MS:  And you will be directing the film?
TR:  I will.

MS:  You’ve directed your sister, Tara, in the past.  Any plans to work together again?  And how is the relationship on set?
TR:  Tara is very professional on set so it’s always a director/actor relationship.  She took direction well and was very easy to work with, so we didn’t have that brother/sister thing on set.  Thank God.  Right now there’s no plans to work with her in the future but it’s always a possibility.  (NOTE:  Keep those fingers crossed, “Sharknado” fans!)

MS:  Final question – what are you working on next?
TR:  I just finished a movie called “I Know That Voice,” which is all about the biggest voice actors in the industry.  It covers the history of the voice actor, from Mel Blanc, who was “the man of 1,000 voices,” to the biggest stars today.  We also talk to “Simpsons” and “Futurama” creator Matt Groenig,  “Phineas and Ferb” creators Dan and “Swampy” (NOTE:  Dan Povenmire and Jeff “Swampy” Marsh) as well as vocal stars like Hank Azaria, John Di Maggio, Billy West.  Jim Cummings, who’s Winnie the Pooh.  June Foray, who’s 95.  She was the voice of Rocky the Squirrel and is still working today.  We cover everyone.  It’s an amazing movie.  It’s coming out VOD (Video on Demand) in December.  We’re planning on a one-week theatrical debut in Columbus, Ohio in November and hopefully we’ll have the DVD on the market in October.

Tommy Wiseau’s “The Room” Finally Hits Blu-ray!

CLICK HERE TO PURCHASE BLU-RAY FROM AMAZON

The film has been called “the Citizen Kane of bad movies” and one of the worst films ever made. Since it’s release in 2003, the film quickly developed a very large cult following and has been celebrating midnight screenings ever since then like “The Rocky Horror Picture Show”. Check out our interviews with Tommy Wiseau and Greg Sestero. Amazon lists the following information for the Blu-ray: “The Room Blu-ray will feature the first ever option of Combination Languages (CL) Combo Languages in which you can view multiple subtitles on screen simultaneously. It is the first Blu-ray format in the world. It features English, French, Spanish, Italian, German options. The Room Blu-ray has additional special features like behind the scenes footage, scene selection, trailers, deleted scenes, photo gallery and interviews.”

Official Synopsis: “The Room” is an electrifying American black comedy about love, passion, betrayal and lies. It has five major characters, Johnny, played by Tommy Wiseau is a successful banker with great respect for an dedication to the people in his life, especially his future wife Lisa. Johnny can also be a little too trusiting at times which haunts him later on. Lisa, played by Juliette Danielle, is the beautiful blonde fiance of Johnny. She has always gotten her way and will manipulate to get what she wants. She is a taker, with a double personality, and her deadly schemes lead to her own downfall. Mark, played by Greg Sestero, is a young, successful and independent best friend of Johnny. He has a good heart, but gets caught up in Lisa’s dangerous web and gives in to temptation. This eventually brings him to great loss. Claudette, played by Carolyn Minnott, is the classy, sophisticated mother of Lisa who has had disappointing relationships in her life. She wants her daughter to be married as soon as possible so she can benefit. Denny, played by Philip Haldiman, is an orphan boy, naive and confused about life, love, and friendship. Denny is a very ambitions and also very grateful tot he people who are in his life. “The Room” depicts the depths of frienships and relationships in one life and raises life’s ral and most asked question: “Can you ever really trust anyone? Enter “The Room” and leave forever changed!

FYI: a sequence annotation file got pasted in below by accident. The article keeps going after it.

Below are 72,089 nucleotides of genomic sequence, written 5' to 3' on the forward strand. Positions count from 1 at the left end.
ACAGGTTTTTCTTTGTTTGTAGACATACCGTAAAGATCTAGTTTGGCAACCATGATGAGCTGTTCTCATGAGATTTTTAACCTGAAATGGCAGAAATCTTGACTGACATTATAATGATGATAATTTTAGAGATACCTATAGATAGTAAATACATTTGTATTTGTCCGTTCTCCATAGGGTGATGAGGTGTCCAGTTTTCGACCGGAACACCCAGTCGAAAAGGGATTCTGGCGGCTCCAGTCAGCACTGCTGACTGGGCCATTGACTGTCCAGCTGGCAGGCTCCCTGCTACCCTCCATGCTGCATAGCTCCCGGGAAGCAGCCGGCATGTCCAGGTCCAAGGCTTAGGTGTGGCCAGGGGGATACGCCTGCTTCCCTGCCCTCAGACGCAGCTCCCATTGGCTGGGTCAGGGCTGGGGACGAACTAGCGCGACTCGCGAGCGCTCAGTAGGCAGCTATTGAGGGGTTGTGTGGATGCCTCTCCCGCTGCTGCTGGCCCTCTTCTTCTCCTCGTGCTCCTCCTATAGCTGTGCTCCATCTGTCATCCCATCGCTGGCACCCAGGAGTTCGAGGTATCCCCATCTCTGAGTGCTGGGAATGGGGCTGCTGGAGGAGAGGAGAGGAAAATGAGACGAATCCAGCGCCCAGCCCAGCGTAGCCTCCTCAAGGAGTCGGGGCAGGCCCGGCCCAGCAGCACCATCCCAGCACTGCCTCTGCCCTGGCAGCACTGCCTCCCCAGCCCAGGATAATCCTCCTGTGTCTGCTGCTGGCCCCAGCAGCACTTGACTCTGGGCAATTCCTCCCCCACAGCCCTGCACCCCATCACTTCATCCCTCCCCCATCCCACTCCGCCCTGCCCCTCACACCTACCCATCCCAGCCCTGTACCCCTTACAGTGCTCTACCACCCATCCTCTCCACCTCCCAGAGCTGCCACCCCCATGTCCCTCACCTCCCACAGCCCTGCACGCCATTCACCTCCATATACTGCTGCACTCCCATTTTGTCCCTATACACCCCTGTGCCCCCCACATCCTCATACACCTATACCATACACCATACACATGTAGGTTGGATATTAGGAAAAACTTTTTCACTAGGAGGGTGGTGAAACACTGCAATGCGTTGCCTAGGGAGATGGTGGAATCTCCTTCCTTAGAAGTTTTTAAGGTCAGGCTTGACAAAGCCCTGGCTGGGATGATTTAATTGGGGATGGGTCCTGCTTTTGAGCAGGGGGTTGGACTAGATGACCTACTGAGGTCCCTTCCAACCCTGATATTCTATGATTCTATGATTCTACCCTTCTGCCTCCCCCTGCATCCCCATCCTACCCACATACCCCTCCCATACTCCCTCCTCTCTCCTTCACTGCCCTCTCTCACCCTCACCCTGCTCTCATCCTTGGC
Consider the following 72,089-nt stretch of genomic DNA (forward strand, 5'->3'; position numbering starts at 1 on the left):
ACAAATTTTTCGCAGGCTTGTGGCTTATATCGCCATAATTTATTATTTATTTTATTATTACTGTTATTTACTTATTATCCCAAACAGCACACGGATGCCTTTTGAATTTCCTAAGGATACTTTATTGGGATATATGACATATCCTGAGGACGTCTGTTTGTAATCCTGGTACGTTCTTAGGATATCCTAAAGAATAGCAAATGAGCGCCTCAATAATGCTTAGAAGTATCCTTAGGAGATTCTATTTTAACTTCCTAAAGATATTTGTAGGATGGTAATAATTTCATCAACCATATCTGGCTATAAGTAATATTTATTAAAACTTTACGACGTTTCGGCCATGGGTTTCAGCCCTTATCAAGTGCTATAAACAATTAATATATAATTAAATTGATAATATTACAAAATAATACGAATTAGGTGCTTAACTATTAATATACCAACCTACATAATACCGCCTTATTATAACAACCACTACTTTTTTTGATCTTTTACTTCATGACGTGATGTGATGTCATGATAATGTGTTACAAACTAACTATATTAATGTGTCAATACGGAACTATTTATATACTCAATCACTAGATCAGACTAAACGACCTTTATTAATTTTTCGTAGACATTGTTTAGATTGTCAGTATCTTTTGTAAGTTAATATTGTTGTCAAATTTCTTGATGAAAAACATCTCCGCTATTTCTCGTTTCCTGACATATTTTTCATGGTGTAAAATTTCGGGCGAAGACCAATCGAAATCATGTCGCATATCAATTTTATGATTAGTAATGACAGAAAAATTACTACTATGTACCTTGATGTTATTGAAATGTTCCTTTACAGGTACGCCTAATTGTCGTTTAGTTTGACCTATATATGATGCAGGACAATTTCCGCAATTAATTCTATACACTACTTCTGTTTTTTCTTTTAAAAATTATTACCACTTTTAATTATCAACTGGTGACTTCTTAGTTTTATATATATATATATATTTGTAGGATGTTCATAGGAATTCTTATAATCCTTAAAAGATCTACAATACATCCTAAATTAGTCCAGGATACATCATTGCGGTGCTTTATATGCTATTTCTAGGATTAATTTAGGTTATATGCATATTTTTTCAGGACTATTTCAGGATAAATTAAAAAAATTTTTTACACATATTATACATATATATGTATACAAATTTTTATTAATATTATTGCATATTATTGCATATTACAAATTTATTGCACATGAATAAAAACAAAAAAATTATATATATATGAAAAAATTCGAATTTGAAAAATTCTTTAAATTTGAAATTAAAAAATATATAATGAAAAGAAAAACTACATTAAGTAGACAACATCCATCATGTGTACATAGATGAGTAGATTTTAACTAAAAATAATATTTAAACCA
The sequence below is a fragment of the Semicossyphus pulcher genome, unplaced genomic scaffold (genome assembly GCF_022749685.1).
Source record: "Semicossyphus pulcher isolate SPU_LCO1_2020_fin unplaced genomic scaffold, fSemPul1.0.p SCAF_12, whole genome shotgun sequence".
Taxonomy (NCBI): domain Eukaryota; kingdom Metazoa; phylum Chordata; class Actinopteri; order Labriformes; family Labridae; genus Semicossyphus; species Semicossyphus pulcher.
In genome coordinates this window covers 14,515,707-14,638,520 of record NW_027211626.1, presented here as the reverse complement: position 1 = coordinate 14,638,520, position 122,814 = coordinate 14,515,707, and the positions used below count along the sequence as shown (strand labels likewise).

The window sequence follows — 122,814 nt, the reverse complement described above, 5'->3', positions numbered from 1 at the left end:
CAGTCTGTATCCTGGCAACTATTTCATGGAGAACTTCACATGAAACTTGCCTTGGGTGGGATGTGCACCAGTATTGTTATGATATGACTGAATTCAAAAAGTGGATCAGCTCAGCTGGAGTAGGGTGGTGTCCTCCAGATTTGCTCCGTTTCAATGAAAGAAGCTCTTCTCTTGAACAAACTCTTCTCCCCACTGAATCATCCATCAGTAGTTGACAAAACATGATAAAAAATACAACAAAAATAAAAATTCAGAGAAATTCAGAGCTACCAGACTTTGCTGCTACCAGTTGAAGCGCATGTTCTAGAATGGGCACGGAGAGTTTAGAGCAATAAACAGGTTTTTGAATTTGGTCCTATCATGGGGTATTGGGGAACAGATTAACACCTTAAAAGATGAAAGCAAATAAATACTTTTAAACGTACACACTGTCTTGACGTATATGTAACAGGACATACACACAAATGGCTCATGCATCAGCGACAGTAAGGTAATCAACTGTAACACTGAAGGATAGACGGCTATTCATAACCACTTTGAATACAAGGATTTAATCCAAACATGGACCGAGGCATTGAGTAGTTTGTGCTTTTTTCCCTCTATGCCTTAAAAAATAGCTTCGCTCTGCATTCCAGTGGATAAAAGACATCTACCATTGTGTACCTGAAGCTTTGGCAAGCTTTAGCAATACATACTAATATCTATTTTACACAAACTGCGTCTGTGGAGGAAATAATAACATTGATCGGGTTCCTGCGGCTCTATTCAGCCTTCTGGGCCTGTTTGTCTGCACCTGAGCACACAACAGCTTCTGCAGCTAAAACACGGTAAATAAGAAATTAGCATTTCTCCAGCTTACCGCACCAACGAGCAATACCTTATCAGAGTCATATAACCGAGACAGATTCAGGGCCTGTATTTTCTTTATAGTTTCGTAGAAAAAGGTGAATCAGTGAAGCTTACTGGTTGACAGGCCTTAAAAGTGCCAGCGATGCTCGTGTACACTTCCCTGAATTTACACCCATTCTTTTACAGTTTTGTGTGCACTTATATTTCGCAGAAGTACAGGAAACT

CLICK HERE TO PURCHASE BLU-RAY FROM AMAZON

“Tommy” director Ken Russell dead at 84

Ken Russell, the British filmmaker who successfully brought the Who’s rock opera “Tommy” to the big screen, died yesterday (November 27) in his sleep. At the time of his death he was beginning pre-production on a new film, a musical version of “Alice in Wonderland.”

Seen as both flamboyant and controversial, Russell dreamed as a child of being a ballet dancer. But after a stint in the Royal Air Force and the Merchant Navy, and unsuccessful attempts at dancing and photography, he got a job working in television. After many successful years creating documentaries for the BBC he directed his first feature film, a 1963 comedy called “French Dressing.” The film was a rousing failure and it wasn’t until 1967 that he was allowed a second feature. “Billion Dollar Brain,” featuring Michael Caine, was well received and led to the film that would be considered his breakthrough.